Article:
Islamic State child-fighters are increasingly involved in violent attacks:
Islamic State schools and training centers are succeeding as a production line for fighters. Rising statistics show that once child-fighters are indoctrinated with jihadist ideology, they kill for the caliphate. From January 1, 2015 to January 31, 2016, at least 89 child-fighters died while fighting in battles, and sixty-six percent of them were between 8-16 years old.
Worse, their participation in violent operations is accelerating:
- “On a month-by-month basis, the rate of young people dying in suicide operations rose, from six in January 2015 to 11 in January 2016. The rate of operations involving one or more child or youth is likewise increasing; there were three times as many suicide operations involving children and youth in January 2016 as the previous January (2015).”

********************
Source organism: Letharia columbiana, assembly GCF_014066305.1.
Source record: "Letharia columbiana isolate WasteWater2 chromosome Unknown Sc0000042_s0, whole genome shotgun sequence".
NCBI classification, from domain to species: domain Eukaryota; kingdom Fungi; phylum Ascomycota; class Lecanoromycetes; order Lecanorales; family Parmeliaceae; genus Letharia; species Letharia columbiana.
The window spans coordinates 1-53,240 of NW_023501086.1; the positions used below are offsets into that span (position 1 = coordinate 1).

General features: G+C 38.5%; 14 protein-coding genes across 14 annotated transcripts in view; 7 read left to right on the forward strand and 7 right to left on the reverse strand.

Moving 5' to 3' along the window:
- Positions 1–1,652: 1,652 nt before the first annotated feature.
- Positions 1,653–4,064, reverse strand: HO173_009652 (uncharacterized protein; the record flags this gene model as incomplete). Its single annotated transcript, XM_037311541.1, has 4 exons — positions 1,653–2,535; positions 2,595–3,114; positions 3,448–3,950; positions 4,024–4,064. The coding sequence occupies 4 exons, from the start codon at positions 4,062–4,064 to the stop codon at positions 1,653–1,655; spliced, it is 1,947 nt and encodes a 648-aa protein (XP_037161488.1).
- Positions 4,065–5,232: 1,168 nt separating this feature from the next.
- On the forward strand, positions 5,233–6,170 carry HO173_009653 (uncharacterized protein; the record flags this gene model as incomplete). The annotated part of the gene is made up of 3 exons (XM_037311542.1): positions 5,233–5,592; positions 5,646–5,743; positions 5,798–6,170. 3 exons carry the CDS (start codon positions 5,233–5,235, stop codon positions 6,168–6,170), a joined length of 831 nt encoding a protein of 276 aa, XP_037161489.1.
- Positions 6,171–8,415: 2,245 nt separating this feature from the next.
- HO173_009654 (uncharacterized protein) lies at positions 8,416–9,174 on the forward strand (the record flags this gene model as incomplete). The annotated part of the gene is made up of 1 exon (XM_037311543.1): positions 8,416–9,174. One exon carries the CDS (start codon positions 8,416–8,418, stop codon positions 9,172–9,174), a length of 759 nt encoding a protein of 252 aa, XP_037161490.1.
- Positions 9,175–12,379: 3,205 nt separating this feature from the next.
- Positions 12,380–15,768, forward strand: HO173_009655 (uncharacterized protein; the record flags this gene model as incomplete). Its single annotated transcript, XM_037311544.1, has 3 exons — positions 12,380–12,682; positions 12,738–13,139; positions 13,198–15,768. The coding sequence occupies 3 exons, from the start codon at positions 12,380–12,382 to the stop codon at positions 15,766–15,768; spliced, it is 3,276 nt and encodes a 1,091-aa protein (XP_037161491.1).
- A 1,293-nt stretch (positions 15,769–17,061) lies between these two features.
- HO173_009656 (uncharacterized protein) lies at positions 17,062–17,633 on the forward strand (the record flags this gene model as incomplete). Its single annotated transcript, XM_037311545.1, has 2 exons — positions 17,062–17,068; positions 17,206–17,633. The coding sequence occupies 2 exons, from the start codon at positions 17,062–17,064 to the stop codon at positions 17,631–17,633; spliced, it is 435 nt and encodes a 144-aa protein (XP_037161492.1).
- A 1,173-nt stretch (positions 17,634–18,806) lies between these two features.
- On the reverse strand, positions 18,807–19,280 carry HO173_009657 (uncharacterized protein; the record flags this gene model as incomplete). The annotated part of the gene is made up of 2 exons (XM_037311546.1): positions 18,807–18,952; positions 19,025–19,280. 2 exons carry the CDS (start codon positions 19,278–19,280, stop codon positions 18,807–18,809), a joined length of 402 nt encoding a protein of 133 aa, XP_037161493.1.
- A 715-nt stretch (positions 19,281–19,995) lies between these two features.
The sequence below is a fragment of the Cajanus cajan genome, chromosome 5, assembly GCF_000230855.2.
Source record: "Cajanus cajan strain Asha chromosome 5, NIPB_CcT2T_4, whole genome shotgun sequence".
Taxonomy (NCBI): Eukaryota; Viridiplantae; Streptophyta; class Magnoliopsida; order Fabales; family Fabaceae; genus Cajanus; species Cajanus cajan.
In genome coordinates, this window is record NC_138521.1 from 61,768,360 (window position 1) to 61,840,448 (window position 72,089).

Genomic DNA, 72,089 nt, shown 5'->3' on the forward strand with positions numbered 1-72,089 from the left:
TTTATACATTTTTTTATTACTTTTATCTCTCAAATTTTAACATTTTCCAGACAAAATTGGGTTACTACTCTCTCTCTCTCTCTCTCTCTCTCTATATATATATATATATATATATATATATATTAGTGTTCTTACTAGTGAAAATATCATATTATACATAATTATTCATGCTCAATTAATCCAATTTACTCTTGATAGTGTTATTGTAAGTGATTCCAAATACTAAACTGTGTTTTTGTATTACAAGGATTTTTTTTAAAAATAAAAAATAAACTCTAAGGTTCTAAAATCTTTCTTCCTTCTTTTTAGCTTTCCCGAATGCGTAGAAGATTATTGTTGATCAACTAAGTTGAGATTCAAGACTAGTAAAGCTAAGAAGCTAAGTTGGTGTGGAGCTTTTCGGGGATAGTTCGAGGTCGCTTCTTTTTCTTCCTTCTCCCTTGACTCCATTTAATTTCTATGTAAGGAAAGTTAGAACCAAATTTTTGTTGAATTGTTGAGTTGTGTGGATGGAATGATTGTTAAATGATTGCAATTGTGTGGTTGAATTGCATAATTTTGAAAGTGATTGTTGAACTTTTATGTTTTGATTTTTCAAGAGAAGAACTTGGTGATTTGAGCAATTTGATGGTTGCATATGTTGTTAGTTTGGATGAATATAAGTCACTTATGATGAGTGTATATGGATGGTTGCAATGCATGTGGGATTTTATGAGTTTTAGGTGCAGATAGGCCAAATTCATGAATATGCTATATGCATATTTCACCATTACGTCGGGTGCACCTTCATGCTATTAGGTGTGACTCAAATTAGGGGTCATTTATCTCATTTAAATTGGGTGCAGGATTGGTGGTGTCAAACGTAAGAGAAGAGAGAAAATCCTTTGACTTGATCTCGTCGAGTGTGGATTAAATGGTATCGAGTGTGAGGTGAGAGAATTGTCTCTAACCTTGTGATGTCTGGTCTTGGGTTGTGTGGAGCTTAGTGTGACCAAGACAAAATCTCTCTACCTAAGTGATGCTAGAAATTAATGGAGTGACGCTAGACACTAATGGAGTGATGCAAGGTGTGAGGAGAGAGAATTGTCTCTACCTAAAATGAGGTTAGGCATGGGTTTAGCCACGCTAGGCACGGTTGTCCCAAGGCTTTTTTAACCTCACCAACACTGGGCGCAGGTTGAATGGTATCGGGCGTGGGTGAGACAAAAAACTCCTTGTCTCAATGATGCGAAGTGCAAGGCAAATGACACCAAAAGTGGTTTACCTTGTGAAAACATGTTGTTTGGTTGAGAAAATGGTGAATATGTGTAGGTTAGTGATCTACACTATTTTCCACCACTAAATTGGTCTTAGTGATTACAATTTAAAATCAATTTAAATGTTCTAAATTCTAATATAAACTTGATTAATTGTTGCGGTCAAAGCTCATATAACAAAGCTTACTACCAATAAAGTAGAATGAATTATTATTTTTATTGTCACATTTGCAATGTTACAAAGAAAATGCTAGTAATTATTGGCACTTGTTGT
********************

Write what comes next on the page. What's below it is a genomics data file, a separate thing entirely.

In a phenomenon unique to the Islamic State, it has specifically groomed pre-teen and early teens to be cold-blooded executioners:
- In March 2015, Islamic State videos highlighted two non-Arab boys estimated to be under 11, executing kneeling prisoners by shooting them in the back of the head. This execution was featured in the article The Lions of Tomorrow that appeared in issue 8th issue of Dabiq magazine:
- “It is these young lions to whom the Islamic State recently handed over two agents caught spying for Russian Intelligence and an agent caught spying for the Israeli Mossad, to be executed and displayed as an example to anyone else thinking of infiltrating the mujāhidīn… As expected, the kuffār were up in arms about the Khilāfah’s use of “child soldiers.”